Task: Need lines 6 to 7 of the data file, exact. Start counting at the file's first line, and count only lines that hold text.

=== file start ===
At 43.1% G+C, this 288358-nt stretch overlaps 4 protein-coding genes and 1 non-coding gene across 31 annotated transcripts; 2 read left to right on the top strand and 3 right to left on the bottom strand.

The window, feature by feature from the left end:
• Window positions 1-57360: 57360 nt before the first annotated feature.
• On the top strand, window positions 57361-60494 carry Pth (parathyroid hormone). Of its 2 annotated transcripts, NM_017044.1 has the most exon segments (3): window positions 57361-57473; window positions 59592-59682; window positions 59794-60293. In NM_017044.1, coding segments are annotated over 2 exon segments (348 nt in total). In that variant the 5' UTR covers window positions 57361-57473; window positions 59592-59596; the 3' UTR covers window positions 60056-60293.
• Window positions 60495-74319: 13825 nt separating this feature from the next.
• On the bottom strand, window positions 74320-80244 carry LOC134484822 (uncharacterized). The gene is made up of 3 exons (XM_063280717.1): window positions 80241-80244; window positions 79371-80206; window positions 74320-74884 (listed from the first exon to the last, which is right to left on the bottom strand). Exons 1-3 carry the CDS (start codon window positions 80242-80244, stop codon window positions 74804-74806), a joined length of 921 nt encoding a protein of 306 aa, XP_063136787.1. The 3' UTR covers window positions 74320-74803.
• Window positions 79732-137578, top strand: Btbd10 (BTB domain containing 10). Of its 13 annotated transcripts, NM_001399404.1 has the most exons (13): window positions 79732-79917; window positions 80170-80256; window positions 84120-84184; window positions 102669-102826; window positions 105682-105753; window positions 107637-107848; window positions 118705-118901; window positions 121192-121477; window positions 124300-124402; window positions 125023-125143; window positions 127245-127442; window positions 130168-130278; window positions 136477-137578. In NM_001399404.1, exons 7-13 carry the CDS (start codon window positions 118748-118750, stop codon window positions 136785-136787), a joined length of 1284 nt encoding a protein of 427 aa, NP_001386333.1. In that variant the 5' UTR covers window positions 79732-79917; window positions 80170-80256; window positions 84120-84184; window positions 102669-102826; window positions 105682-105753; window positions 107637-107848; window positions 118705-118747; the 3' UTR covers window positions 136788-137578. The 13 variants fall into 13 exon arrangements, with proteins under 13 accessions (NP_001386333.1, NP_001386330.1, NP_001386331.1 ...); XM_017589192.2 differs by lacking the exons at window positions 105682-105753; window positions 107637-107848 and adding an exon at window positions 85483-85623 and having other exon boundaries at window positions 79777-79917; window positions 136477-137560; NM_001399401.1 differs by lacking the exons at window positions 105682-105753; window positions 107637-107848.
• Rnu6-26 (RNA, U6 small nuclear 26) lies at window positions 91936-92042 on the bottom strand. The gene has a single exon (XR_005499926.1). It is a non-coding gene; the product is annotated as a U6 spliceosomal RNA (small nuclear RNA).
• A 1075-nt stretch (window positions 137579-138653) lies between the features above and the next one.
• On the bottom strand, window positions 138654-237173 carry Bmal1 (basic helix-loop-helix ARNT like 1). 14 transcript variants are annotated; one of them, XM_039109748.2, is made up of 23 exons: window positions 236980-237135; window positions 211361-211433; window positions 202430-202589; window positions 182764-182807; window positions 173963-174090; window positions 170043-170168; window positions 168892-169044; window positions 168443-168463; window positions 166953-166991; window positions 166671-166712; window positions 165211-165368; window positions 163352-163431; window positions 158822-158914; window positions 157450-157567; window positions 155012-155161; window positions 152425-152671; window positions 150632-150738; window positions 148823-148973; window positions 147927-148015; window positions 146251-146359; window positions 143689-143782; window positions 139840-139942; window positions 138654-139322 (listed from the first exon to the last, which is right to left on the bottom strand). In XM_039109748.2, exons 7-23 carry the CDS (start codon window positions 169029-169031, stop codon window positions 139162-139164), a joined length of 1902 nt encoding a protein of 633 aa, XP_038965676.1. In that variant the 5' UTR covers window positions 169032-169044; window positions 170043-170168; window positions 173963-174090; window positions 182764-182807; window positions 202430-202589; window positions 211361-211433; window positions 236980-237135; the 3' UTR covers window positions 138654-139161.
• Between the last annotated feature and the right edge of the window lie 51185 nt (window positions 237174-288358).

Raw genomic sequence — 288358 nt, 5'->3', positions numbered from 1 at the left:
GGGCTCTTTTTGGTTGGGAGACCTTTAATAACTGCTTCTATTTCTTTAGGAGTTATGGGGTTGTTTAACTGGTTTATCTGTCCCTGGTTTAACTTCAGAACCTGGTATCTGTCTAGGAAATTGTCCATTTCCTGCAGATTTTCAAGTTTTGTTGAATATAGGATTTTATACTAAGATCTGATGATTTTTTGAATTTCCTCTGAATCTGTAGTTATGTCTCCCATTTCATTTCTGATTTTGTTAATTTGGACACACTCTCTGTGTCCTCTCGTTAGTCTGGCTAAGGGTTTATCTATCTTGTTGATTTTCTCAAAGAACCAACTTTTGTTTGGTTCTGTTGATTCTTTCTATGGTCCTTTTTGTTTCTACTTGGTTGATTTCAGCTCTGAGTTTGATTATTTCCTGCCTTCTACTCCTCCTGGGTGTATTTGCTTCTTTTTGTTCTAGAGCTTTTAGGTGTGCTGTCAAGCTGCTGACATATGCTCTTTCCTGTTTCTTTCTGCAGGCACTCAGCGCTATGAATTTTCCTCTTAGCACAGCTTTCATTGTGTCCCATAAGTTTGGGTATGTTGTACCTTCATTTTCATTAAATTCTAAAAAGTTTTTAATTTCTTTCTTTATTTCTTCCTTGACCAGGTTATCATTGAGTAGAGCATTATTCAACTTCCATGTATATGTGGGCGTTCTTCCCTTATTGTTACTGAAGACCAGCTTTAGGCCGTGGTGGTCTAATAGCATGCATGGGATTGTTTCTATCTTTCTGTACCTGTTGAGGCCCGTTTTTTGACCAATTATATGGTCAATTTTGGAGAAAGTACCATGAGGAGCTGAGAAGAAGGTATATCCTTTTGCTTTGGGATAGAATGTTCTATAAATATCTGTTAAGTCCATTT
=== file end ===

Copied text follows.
• On the bottom strand, window positions 74320-80244 carry LOC134484822 (uncharacterized). The gene is made up of 3 exons (XM_063280717.1): window positions 80241-80244; window positions 79371-80206; window positions 74320-74884 (listed from the first exon to the last, which is right to left on the bottom strand). Exons 1-3 carry the CDS (start codon window positions 80242-80244, stop codon window positions 74804-74806), a joined length of 921 nt encoding a protein of 306 aa, XP_063136787.1. The 3' UTR covers window positions 74320-74803.
• Window positions 79732-137578, top strand: Btbd10 (BTB domain containing 10). Of its 13 annotated transcripts, NM_001399404.1 has the most exons (13): window positions 79732-79917; window positions 80170-80256; window positions 84120-84184; window positions 102669-102826; window positions 105682-105753; window positions 107637-107848; window positions 118705-118901; window positions 121192-121477; window positions 124300-124402; window positions 125023-125143; window positions 127245-127442; window positions 130168-130278; window positions 136477-137578. In NM_001399404.1, exons 7-13 carry the CDS (start codon window positions 118748-118750, stop codon window positions 136785-136787), a joined length of 1284 nt encoding a protein of 427 aa, NP_001386333.1. In that variant the 5' UTR covers window positions 79732-79917; window positions 80170-80256; window positions 84120-84184; window positions 102669-102826; window positions 105682-105753; window positions 107637-107848; window positions 118705-118747; the 3' UTR covers window positions 136788-137578. The 13 variants fall into 13 exon arrangements, with proteins under 13 accessions (NP_001386333.1, NP_001386330.1, NP_001386331.1 ...); XM_017589192.2 differs by lacking the exons at window positions 105682-105753; window positions 107637-107848 and adding an exon at window positions 85483-85623 and having other exon boundaries at window positions 79777-79917; window positions 136477-137560; NM_001399401.1 differs by lacking the exons at window positions 105682-105753; window positions 107637-107848.